Singapore Mass Rapid Transit Milestones

SMRT celebrates 20 years of moving with the nation
Nakheel and SMRT Engineering Pte Ltd enter partnership for the operation of The Palm Jumeirah Rail Transit system
SMRT celebrates 100-Millionth passenger milestone at Bukit Panjang LRT

SMRT launches inaugural SMRT Silver Tribute Fund for needy elderly and caregivers
SMRT trains the community in emergency response through the SMRT Community Emergency Preparedness Programme
Citibank and SMRT launch Singapore’s first 2-in-1 Visa and ez-link card
SMRT launches S$142 million mid-life upgrade project for 66 trains
SMRT Taxis launches SMRT SPACE – Singapore’s largest MPV Taxi
SMRT wins the Corporate Governance Award at 7th SIAS Investors' Choice Awards 2006
SMRT launches first regular free shuttle service to Chinatown and Little India

SMRT opens Sembawang Bus Interchange, an integrated transport hub with easy access to bus and train services.
SMRT Buses completes Integrated Bus Operations System which tracks the movement of its buses.
Raffles Xchange was launched to give Raffles Place MRT Station commuters a new lifestyle shopping experience.

Six subsidiaries under SMRT Corporation Ltd adopted the SMRT brand

Changi Airport Station opens for passenger service

Expo Station opens for passenger serviceSMRT launches shuttle train service between Tanah Merah and Expo stations
Dover Station opens for passenger service
Merger of SMRT Corporation Ltd and TIBS Holdings Ltd Pursuant to a Scheme of Arrangement under Section 210 of the Companies Act, Chapter 50

Incorporation of SMRT Corporation Ltd
SMRT signs Memorandum of Understanding for a joint venture to publish and distribute a newspaper for public transport commuters
SMRT Night Rider services commence

Bukit Panjang LRT system opens for passenger service

SMRT signs 30-year Licence and Operating Agreement (LOA) with Singapore Land Transport Authority (LTA).

SMRT incorporates Singapore LRT Pte Ltd, a wholly owned subsidiary of SMRT
SMRT marks first ten years of operating the MRT system

Woodlands Extension - comprising 16 kilometres of track and six stations linking Yishun to Choa Chu Kang – opens

Eighth MRT section, Bukit Batok to Choa Chu Kang, opens
Ninth MRT section, Boon Lay, opensSMRT holds official ceremony commemorating the completion of the 67 kilometre, 42-station MRT system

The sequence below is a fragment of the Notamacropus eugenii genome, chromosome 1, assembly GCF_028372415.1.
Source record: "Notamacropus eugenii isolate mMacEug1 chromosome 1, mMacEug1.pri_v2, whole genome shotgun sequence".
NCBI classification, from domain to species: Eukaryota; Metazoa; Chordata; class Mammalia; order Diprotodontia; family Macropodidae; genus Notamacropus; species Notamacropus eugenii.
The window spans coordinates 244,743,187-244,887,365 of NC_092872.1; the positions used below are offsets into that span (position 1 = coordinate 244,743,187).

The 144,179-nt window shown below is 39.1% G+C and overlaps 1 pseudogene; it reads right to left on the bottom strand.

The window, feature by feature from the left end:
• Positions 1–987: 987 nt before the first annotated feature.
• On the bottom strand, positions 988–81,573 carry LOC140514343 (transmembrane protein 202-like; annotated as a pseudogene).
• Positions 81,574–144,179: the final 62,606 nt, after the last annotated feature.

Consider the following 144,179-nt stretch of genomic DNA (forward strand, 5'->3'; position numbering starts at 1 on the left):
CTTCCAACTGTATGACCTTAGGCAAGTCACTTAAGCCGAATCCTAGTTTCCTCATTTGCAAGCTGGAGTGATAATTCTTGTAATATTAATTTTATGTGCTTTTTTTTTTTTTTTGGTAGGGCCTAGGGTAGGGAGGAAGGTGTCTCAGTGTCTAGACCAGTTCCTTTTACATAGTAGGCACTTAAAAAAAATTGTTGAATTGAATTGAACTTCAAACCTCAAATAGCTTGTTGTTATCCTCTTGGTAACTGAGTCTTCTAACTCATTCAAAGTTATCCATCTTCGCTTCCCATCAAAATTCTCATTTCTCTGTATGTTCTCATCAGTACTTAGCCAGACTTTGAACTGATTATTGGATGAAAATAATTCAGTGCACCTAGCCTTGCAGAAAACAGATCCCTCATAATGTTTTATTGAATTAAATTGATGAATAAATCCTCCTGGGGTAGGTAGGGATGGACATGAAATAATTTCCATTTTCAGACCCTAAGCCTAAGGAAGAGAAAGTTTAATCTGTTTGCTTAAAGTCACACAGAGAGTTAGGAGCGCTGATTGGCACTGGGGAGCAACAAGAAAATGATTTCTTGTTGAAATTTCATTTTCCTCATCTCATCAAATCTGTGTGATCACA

Sixth MRT section, Bugis to Tanah Merah, opens
Seventh MRT section, Simei to Pasir Ris, opens

Third MRT section, Tiong Bahru to Clement, opens.First phase of the MRT system which covers 20 stations is completed
Fourth MRT section, Jurong East to Lakeside, opens
Fifth MRT section, Khatib to Yishun, opens

SMRT incorporated
SMRT and MRTC signs 10-year Licence and Operating Agreement (LOA)
Revenue service for the first MRT section Toa Payoh to Yio Chu Kang, commences
Second MRT section, Novena to Outram Park, opens

Penangites want ferry services to go on

By ANDREA FILMER (THE STAR Thursday April 17, 2008)
PENANG: Chief Minister Lim Guan Eng has expressed disappointment over news that the completion of the Second Link or second Penang Bridge would be delayed.
Responding to reports that the second link would need an extra nine months to be completed, Lim said bridge contractor UEM Builders Bhd had yet to inform the state about the delay.
“All we know is what we read in the newspapers.
“It seems that the promise made by Tan Sri Zaini Omar (the second bridge’s special task force head) to complete the Second Link by 1 Jan 2011 remains an unfulfilled promise.
“We are very disheartened with the delay and higher costs of the project as in the end, Penangites will be the ones to pay more,” Lim said after visiting the recently resumed Penang Hill funicular railway Thursday morning.
News reports said the Federal Government had set the cost of the bridge at RM4.3bil over the previous estimate of RM3.5bil.
Lim said the project delay and lack of information from the Federal Government was disappointing.
“The state government is ready and willing to work with the Federal Government, however, we don’t seem to be getting any response.
"This is not a healthy way for the Federal Government to react to the sincerity of the new state government,” he said.
Lim added that “other measures” would be looked into if the state continued to get the cold shoulder from the Federal Government, but declined to elaborate.
On the public spat between him and former deputy chief minister Datuk Seri Abdul Rashid Abdullah, Lim said his office was drafting a letter to invite Abdul Rashid to a meeting.
“The state government is trying to be fair and we want to hear his side of the story on several land issues.
“While we can access information from the Land Office, this does not shed light on why certain deals that are not in the public’s interest, were made in the first place,” Lim said, saying that these deals led to tens of millions of ringgit being siphoned off.

Monday, April 14, 2008

Is it possible?

Some societies are making progress to achieve reliable public transportation, where does Malaysia stand?